Low Level, Low-Go

Next I tried the pair with the Moon preamp when recording an acoustic guitar. While the sound was good, the player’s soft finger-style playing was hampering the mic’s ability to produce enough level to push the mics to be at their best. The Moon, which has a ton of clean gain, was cranked and the meters on the tracks in Pro Tools still had plenty of headroom. This confirmed my feeling that these mics aren’t the best choice for low-level sources like acoustic guitar.

However, in front of a screaming guitar amp, the 4030Ls were in their element. I used a 4030L in front of a 4x12-inch Marshall cabinet powered by a JCM800 head. On two sessions I used the mic as a companion to a Royer 121 and then a Sennheiser 421, with great results on both occasions. The 121 and 4030L were respectively powered by Millennia HV-35 and Grace m501 preamps, both in Ribbon mode. The Royer offered more edge in the upper mids while the 4030L had an attractive midrange growl and nice low end. Together they were stellar. I had the same experience when using a 421 as a companion.

Without saying much about my own feelings, I lent the mics to Nashville engineer Mark Hagen and producer/guitarist Brandon Hood for a guitar overdub and they both confirmed my experience. They used the 4030L with a dynamic mic, and they paired up nicely. By the way, this is where this pair has it over the 4038s, which can hang 5 feet back from a drum kit but will melt if placed directly in front of a guitar cabinet as I tried here.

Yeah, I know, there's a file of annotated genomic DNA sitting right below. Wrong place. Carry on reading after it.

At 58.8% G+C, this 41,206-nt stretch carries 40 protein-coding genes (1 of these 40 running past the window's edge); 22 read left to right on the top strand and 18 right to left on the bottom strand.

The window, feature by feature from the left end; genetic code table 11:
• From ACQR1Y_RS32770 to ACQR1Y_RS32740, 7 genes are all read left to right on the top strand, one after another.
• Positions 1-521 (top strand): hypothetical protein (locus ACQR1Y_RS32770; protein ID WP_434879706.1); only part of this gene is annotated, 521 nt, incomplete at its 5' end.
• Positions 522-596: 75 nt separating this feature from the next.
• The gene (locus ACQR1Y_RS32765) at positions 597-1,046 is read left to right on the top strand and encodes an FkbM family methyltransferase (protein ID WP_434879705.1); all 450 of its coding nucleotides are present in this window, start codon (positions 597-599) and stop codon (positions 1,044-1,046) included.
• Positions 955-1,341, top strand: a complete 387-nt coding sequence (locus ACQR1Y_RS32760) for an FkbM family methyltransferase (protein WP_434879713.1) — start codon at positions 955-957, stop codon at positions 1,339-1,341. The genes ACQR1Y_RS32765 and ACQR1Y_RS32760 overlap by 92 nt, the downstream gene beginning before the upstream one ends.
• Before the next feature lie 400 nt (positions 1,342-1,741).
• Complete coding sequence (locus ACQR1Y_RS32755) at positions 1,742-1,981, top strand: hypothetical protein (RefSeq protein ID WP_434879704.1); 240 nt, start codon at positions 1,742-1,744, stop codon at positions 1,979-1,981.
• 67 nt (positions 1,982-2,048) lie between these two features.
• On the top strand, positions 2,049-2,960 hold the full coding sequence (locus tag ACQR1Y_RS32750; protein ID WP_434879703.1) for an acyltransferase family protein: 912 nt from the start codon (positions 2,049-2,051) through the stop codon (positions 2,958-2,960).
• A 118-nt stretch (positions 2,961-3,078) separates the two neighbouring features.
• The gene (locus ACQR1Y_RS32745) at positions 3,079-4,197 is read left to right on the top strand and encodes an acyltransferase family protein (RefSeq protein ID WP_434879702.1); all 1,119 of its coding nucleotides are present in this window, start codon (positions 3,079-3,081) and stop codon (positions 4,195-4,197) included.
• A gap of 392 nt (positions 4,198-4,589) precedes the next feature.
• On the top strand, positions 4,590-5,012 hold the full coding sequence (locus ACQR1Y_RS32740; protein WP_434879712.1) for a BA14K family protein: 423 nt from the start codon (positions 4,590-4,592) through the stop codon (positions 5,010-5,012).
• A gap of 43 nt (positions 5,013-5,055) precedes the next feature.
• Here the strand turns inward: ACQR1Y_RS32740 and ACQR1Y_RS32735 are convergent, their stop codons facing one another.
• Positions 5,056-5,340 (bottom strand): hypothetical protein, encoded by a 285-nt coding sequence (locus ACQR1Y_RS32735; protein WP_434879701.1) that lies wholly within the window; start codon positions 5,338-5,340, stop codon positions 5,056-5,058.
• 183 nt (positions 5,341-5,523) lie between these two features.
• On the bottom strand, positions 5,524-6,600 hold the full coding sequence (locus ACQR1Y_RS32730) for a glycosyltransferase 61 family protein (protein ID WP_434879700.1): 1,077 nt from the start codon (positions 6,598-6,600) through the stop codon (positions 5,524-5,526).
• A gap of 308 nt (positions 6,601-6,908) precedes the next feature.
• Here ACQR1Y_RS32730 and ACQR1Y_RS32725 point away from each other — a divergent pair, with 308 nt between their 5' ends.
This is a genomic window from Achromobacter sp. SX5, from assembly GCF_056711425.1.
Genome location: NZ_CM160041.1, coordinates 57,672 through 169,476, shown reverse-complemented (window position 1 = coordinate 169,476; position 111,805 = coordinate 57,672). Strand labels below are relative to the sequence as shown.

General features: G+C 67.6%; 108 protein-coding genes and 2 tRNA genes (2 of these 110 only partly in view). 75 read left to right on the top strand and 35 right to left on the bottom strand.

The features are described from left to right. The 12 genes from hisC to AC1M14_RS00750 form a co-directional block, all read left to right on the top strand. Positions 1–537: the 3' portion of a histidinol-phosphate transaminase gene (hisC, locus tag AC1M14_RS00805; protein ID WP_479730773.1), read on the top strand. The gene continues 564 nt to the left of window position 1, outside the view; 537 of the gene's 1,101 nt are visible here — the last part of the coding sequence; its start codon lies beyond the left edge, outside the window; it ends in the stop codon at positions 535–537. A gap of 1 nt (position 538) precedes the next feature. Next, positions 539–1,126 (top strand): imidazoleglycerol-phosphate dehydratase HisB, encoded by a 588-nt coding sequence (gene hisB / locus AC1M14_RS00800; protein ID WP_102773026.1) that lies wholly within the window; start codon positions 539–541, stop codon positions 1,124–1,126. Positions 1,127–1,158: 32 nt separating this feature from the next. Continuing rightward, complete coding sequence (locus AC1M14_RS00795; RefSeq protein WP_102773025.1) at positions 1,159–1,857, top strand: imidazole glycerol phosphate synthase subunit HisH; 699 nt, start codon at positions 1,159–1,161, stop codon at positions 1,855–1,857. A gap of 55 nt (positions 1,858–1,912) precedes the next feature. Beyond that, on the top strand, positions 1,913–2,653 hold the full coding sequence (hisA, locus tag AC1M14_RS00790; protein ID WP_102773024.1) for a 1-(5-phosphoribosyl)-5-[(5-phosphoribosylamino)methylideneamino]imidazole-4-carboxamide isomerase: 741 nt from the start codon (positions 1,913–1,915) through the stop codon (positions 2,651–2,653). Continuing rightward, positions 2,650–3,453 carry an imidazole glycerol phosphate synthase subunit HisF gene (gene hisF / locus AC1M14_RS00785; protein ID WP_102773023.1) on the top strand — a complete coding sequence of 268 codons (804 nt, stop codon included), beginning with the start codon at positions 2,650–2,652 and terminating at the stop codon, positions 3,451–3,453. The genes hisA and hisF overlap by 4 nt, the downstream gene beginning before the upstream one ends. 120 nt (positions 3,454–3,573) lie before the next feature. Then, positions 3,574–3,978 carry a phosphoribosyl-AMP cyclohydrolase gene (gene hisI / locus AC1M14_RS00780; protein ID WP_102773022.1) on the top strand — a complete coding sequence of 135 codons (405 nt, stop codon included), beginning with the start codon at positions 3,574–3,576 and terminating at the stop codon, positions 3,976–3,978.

When used in the right applications, the Coles 4030L dynamic ribbon transducers sound great. They thrive in high-SPL environments, offering solid sonics, round transients, growly midrange and nice low-midrange. At this price, these mics would be a great pick for recording hand percussion, loud guitars or placed as drum overheads. You’ll need a quiet preamp with plenty of gain if you want to pull these back from a loud source or use them in a lower-level instrument recording application. The 4030Ls are a good and affordable choice for anyone wishing to have a Coles transducer in their arsenal of mics.

Kevin Becka is Mix’s technical editor.

Product Summary

COMPANY: Coles Electroacoustics



PRICE: $1,563

PROS: Thrive in high-SPL environments. Great for recording close drums and loud guitar amps.

CONS: Doesn’t fare well for acoustic guitar or as a room mic.

Try This

When recording with passive ribbon mics, it’s always a good idea to match the mic and preamp to get the best results. Some preamp manufacturers make units with a ribbon mode that does a number of things. First, the ribbon mode provides more gain, which is always good when using a ribbon. Second, the phantom power is disabled so you can’t accidentally damage the mic. And third, it ups the input impedance so the mic always stays in the optimal impedance area below the input impedance of the preamp.